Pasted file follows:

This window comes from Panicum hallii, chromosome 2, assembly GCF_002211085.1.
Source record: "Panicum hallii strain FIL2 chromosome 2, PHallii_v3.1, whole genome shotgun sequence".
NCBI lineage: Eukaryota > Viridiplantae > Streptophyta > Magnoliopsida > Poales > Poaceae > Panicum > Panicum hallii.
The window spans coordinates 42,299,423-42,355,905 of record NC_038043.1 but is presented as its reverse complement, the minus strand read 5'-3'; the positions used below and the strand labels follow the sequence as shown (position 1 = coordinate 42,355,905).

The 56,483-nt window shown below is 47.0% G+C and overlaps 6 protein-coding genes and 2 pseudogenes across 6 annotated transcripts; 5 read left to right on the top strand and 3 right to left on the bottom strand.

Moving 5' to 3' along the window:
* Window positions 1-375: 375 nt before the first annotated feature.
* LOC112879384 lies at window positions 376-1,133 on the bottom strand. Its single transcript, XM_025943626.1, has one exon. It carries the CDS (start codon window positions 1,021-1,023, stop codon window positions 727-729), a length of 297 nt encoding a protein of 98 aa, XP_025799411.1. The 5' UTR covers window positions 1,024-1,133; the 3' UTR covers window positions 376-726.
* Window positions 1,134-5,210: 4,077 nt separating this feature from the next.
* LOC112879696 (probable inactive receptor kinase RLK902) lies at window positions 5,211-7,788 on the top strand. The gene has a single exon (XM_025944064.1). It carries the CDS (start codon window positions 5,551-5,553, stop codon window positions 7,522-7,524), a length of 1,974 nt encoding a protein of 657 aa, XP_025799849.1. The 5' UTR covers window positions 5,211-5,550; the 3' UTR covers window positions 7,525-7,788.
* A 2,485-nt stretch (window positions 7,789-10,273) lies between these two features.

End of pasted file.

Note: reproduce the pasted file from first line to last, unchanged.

This window comes from Panicum hallii, chromosome 2, assembly GCF_002211085.1.
Source record: "Panicum hallii strain FIL2 chromosome 2, PHallii_v3.1, whole genome shotgun sequence".
NCBI lineage: Eukaryota > Viridiplantae > Streptophyta > Magnoliopsida > Poales > Poaceae > Panicum > Panicum hallii.
The window spans coordinates 42,299,423-42,355,905 of record NC_038043.1 but is presented as its reverse complement, the minus strand read 5'-3'; the positions used below and the strand labels follow the sequence as shown (position 1 = coordinate 42,355,905).

The 56,483-nt window shown below is 47.0% G+C and overlaps 6 protein-coding genes and 2 pseudogenes across 6 annotated transcripts; 5 read left to right on the top strand and 3 right to left on the bottom strand.

Moving 5' to 3' along the window:
* Window positions 1-375: 375 nt before the first annotated feature.
* LOC112879384 lies at window positions 376-1,133 on the bottom strand. Its single transcript, XM_025943626.1, has one exon. It carries the CDS (start codon window positions 1,021-1,023, stop codon window positions 727-729), a length of 297 nt encoding a protein of 98 aa, XP_025799411.1. The 5' UTR covers window positions 1,024-1,133; the 3' UTR covers window positions 376-726.
* Window positions 1,134-5,210: 4,077 nt separating this feature from the next.
* LOC112879696 (probable inactive receptor kinase RLK902) lies at window positions 5,211-7,788 on the top strand. The gene has a single exon (XM_025944064.1). It carries the CDS (start codon window positions 5,551-5,553, stop codon window positions 7,522-7,524), a length of 1,974 nt encoding a protein of 657 aa, XP_025799849.1. The 5' UTR covers window positions 5,211-5,550; the 3' UTR covers window positions 7,525-7,788.
* A 2,485-nt stretch (window positions 7,789-10,273) lies between these two features.